Mississippi completes its reopening strategy today, with no sign of COVID-19 abatement. Photo courtesy MSDH
Today, Mississippi looks to emerge from its months of protective orders to prevent the spread of COVID-19, in spite of last week’s all-time high reports of new infections.
Today marks the “final stage” in Gov. Tate Reeves’ order to reopen the state. All businesses may now open, and the state’s schools may proceed with summer programs. Travel is unrestricted, but Reeves’ order emphasizes “minimizing non-essential business travel when possible.” Businesses and summer programs must also still observe “strict social distancing guidelines & sanitation guidelines,” the order states.
Gatherings are categorized based on whether social distancing can realistically take place. With distancing, 50 people may gather indoors and 100 outdoors. If social distancing is not possible, 20 people may gather indoors and 50 outdoors.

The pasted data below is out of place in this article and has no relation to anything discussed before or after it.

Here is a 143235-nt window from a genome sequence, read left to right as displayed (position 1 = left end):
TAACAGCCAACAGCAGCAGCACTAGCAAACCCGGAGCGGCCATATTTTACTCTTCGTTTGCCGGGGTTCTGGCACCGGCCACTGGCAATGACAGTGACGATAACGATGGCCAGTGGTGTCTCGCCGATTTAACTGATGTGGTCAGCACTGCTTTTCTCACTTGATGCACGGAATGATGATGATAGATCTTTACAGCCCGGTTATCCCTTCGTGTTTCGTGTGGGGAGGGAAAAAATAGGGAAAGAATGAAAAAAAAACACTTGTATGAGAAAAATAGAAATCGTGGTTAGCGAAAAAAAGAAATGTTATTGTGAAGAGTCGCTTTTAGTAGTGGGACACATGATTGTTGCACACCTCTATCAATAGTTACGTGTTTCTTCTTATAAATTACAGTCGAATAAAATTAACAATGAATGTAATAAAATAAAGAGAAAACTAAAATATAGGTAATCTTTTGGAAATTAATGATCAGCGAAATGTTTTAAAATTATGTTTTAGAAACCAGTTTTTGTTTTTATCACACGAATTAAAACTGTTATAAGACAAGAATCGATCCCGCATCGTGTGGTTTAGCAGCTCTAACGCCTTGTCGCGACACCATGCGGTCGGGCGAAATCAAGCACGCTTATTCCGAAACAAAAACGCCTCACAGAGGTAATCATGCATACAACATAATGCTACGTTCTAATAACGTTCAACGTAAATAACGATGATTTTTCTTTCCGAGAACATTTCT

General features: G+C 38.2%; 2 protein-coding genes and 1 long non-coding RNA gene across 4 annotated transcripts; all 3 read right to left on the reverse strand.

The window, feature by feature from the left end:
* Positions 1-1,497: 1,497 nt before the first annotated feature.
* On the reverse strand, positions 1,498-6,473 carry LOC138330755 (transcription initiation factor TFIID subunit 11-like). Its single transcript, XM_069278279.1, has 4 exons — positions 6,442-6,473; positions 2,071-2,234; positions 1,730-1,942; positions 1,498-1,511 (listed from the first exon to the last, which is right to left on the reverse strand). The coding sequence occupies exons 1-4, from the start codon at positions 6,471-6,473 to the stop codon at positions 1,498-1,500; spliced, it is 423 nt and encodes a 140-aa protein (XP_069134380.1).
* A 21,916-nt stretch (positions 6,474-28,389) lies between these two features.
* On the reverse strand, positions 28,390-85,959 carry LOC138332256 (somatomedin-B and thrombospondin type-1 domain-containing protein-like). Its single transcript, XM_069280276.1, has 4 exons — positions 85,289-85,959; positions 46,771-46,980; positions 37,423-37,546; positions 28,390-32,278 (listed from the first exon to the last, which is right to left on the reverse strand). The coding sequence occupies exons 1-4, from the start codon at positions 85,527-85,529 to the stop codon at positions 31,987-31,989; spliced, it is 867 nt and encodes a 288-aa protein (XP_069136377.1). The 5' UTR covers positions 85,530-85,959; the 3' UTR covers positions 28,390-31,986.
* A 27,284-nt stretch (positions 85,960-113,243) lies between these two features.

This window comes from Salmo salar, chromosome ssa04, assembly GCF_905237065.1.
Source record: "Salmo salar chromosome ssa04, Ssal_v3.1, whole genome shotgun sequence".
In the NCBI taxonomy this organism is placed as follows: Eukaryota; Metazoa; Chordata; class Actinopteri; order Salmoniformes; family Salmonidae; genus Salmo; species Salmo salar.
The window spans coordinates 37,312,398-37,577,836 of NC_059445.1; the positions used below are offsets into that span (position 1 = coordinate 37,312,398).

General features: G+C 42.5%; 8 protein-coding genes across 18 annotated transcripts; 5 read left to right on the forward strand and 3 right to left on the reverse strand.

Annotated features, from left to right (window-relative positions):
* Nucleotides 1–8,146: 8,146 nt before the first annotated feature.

This morning, the Mississippi State Department of Health reported 251 new cases of COVID-19 from Sunday, May 31, following 272 from Saturday. With a seven-day rolling average of 328, current case tracking showed the highest peaks and averages in the crisis thus far, culminating in Friday’s 439 new cases.
Hospitalization data from the weekend are difficult to gauge. MSDH’s graphs show that an unspecified number of data points are “provisional.” MSDH reports 136 long-term care facilities with COVID-19 outbreaks. As of May 28, the Jackson Free Press has formally requested the entire list of facilities affected by coronavirus and awaits a response from the state health agency. The MSDH reported that 108 COVID-19 patients were on ventilators on Saturday, again a high mark for the crisis.
MSDH reported that five Mississippians lost their lives as a result of COVID-19 complications yesterday. The day before brought 11 new fatalities due to the virus. This brings the total case count to 15,752, with 739 deaths, as of 6 p.m. Sunday, May 31.
Read the JFP’s coverage of COVID-19 at jacksonfreepress.com/covid19. Get more details on preventive measures here. Email state intern Julian Mills at [email protected].